Cardiac muscle tissue death from lack of blood flow. The blood carries oxygen and nutrients to the cells. When this is decreased, cells die also called necrosis. Cardiac muscle cells dying is problematic as they do not regenerate (although there is some debate of this topic: https://www.ncbi.nlm.nih.gov/pmc/articles/PMC3042154/ )
Narrowing or occlusion of the cardiac vessels that perfuse the heart. The plaque that causes this could be from poor diet, lack of exercise, or genetics. It can also be from a deep vein thrombosis (DVT) that has broken free (embolus) and landed in the heart.Re-perfusion to cardiac muscle and return of cardiac muscle functionality, or as much as possible.
Re-perfusion to cardiac muscle and return of cardiac muscle functionality, or as much as possible.
*note – this is only a mnemonic and not the correct order of administration – see rationale for details*
Initial treatment for acute coronary syndrome.
If initial 12-lead ECG indicates inferior MI, do a right-sided 12-lead ECG.
Assess a 12 lead ECG immediately on anyone complaining of chest pain to determine if an ST elevated MI is occurring. If it is-Take the patient to the cath lab STAT! If the ECG is a normal sinus or otherwise non-concerning rhythm, place them on a 3 or 5 lead cardiac monitor for frequent re-assessing.
Right sided 12 lead ECG shows the right side of the heart to assess for right ventricular ischemia. **Inferior MI’s need to be treated differently!**
3 or 5 Lead monitoring
No matter the outcome of the 12 lead ECG, placing a patient on a form of cardiac monitoring is key. You are worried about a worsening condition such as cardiac arrest.
Cardiac Catheterization with Percutaneous Coronary Intervention (PCI)
A patient who has an ST elevated MI (STEMI) will be rushed to the cath lab so they can locate the clot and place a stent to regain blood flow to the heart.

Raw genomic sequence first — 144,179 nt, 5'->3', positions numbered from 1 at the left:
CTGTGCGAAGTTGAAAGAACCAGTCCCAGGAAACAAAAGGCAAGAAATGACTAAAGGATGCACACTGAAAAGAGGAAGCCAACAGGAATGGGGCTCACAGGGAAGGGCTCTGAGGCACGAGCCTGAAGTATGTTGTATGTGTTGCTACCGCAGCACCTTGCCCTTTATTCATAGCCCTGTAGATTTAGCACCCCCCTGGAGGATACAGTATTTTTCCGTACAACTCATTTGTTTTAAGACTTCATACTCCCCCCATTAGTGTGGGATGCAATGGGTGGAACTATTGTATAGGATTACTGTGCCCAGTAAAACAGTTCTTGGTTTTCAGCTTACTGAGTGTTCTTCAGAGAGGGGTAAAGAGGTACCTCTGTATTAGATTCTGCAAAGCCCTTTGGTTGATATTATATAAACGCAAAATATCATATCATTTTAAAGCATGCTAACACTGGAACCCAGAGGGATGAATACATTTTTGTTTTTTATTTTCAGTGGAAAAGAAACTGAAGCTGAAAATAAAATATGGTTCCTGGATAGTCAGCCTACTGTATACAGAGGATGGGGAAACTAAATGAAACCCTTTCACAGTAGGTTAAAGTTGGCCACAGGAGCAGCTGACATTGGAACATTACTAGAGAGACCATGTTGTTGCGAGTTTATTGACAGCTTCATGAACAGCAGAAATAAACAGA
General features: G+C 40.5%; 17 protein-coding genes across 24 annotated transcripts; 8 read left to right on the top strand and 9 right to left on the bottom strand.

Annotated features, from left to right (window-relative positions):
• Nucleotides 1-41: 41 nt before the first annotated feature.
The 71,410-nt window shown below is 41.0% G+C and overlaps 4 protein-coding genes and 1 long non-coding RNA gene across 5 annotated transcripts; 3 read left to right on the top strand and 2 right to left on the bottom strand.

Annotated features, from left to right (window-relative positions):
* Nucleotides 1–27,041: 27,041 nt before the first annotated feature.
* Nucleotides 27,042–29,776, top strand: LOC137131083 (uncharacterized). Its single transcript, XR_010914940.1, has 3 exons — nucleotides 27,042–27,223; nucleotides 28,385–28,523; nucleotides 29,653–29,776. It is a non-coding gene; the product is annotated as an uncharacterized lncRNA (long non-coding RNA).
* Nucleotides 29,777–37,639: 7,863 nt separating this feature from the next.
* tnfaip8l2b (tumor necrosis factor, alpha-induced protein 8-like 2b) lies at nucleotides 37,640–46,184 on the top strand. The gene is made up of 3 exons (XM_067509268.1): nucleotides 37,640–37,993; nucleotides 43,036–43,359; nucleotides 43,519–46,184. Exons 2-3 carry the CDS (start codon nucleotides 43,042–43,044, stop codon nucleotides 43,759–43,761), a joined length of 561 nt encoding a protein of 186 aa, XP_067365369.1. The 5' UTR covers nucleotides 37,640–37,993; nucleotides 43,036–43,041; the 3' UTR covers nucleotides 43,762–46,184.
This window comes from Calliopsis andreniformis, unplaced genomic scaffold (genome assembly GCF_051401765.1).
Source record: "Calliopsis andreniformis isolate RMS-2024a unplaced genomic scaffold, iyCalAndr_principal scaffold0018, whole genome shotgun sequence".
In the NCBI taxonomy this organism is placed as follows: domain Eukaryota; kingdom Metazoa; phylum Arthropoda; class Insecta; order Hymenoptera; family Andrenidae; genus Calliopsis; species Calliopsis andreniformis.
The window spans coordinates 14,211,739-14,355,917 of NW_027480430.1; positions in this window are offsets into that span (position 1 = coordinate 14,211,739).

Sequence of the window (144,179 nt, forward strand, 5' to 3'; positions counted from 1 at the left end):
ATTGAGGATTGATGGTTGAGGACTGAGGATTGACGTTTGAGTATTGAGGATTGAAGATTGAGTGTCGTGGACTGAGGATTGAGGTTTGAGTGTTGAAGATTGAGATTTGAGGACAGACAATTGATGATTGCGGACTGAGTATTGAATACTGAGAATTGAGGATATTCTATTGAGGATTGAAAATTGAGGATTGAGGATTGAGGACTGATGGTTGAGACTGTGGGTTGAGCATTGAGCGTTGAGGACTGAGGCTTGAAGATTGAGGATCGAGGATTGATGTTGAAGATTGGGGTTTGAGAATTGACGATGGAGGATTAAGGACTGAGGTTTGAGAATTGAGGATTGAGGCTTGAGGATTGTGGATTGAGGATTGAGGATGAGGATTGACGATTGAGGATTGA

A patient may also go to the cath lab without having a STEMI, and they may still find a clot. Most NON-STEMI’s are treated without catheterization.
This is important because the higher the blood pressure, the more pressure is on a clot. It isn’t out of the question for someone to have more than one clot, and increased pressure could break free a clot lodge itself somewhere else either in the heart, lungs, brain, or extremity.
This is an anticoagulant that breaks up blood clots (as well as prevents them).
Insert Large Bore IV and draw initial Cardiac Enzymes
IV access is important for administration of medications, possible interventions if angina worsens, and any scans that may be needed to rule out thrombosis.
Cardiac enzymes further serve to rule out Myocardial Infarction and can give an indication to the extent of myocardial damage.
Monitor Cardiac Enzymes:
The values of these enzymes are based on your institutional laboratory technique. If they are elevated it indicates that the cardiac muscle is stressed out or injured.
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